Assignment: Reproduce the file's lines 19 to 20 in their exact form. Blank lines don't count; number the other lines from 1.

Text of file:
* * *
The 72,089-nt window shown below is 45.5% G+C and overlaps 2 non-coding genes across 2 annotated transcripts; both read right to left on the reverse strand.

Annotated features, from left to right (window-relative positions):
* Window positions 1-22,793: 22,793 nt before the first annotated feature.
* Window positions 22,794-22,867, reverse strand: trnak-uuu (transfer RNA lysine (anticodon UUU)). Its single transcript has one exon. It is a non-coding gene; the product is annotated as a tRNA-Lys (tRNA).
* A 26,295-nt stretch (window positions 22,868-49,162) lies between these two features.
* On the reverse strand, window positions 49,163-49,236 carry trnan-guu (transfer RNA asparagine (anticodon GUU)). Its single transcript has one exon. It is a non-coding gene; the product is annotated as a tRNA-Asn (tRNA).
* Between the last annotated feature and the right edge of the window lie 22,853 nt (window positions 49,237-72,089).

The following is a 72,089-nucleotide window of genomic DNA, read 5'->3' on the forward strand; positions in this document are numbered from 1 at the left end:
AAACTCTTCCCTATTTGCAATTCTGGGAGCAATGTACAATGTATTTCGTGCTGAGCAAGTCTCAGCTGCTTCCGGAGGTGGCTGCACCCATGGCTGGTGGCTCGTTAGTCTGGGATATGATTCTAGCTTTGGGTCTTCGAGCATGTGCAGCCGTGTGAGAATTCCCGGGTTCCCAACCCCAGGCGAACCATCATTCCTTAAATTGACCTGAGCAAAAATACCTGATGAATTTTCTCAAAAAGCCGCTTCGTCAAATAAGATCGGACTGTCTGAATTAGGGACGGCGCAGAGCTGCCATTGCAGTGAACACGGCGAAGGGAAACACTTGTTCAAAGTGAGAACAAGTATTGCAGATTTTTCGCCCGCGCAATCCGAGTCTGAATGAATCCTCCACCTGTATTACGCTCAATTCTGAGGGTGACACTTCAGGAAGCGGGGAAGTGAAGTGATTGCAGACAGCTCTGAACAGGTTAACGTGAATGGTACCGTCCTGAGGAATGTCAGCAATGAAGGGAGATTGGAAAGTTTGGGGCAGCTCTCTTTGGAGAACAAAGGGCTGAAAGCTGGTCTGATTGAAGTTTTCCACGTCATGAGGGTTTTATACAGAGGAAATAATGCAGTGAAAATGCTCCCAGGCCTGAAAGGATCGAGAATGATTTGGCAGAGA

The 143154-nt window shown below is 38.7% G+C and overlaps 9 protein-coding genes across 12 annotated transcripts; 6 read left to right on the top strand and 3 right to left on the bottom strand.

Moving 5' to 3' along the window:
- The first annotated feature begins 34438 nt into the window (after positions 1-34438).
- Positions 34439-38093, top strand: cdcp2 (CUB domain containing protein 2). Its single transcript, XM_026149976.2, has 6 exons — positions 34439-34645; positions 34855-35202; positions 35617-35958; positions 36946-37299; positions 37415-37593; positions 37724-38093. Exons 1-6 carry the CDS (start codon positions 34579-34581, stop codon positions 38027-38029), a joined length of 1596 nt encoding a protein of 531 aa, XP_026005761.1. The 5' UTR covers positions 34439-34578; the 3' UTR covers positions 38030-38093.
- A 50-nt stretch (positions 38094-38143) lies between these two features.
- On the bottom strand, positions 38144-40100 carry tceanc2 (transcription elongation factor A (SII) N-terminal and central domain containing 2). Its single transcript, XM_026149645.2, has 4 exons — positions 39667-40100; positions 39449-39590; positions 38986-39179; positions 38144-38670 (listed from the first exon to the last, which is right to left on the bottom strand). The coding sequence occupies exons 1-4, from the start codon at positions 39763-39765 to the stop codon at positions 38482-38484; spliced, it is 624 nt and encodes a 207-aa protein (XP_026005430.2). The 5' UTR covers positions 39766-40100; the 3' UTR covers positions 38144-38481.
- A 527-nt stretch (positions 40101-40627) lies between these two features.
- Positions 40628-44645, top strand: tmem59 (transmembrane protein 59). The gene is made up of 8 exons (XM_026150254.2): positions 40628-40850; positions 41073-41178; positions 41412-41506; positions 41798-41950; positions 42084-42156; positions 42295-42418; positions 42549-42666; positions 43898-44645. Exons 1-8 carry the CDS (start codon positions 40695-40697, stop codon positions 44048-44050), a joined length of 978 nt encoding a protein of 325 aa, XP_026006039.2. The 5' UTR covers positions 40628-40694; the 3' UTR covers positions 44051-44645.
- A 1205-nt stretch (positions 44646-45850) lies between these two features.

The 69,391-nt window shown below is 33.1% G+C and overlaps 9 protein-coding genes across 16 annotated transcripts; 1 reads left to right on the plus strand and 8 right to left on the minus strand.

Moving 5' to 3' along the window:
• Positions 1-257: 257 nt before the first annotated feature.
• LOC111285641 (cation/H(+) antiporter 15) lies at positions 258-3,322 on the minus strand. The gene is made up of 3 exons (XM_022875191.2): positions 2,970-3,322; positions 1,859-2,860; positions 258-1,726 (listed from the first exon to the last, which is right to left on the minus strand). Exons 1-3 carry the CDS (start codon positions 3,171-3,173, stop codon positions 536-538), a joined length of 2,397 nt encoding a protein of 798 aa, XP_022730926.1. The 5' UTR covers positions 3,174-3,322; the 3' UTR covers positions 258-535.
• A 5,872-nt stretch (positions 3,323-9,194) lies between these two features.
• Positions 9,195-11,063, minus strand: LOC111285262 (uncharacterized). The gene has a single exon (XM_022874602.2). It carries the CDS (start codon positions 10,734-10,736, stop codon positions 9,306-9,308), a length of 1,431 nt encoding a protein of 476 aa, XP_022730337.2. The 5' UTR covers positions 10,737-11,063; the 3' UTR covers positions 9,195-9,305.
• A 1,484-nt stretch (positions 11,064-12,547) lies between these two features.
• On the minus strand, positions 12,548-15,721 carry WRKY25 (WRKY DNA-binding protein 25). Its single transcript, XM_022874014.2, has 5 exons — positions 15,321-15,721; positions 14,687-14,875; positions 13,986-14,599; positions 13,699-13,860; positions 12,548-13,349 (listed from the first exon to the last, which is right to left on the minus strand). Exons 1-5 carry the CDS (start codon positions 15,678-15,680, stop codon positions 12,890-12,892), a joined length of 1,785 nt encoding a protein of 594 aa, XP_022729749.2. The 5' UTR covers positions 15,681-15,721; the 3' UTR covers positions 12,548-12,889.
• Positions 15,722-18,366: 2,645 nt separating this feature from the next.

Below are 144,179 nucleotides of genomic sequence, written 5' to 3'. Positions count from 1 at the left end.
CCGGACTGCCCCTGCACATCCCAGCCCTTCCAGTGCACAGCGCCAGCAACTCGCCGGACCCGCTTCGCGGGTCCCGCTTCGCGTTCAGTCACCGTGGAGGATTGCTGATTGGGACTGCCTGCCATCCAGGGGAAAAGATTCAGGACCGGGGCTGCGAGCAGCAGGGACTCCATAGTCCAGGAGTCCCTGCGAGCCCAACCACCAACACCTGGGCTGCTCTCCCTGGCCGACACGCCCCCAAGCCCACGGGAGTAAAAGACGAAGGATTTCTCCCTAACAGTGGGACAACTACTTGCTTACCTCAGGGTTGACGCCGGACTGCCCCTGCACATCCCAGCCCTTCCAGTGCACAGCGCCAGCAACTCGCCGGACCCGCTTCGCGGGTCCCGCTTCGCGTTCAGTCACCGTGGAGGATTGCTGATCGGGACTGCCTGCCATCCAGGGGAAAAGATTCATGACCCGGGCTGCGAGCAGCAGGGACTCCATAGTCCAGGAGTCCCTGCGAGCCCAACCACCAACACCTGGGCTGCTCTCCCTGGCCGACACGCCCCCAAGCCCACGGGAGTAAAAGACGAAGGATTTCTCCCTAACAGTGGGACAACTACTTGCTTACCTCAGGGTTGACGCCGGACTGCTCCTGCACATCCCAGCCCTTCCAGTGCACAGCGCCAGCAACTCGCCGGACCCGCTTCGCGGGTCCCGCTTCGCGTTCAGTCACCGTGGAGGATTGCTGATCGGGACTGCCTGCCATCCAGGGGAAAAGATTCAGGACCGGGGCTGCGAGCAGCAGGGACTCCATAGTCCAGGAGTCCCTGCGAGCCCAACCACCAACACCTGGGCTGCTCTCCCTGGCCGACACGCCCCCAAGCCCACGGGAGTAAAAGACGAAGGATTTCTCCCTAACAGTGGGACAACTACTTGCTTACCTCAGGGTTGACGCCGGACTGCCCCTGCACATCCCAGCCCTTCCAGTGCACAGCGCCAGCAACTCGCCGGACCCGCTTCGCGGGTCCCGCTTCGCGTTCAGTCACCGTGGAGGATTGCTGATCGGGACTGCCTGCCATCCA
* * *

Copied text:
The 69,391-nt window shown below is 33.1% G+C and overlaps 9 protein-coding genes across 16 annotated transcripts; 1 reads left to right on the plus strand and 8 right to left on the minus strand.

Moving 5' to 3' along the window: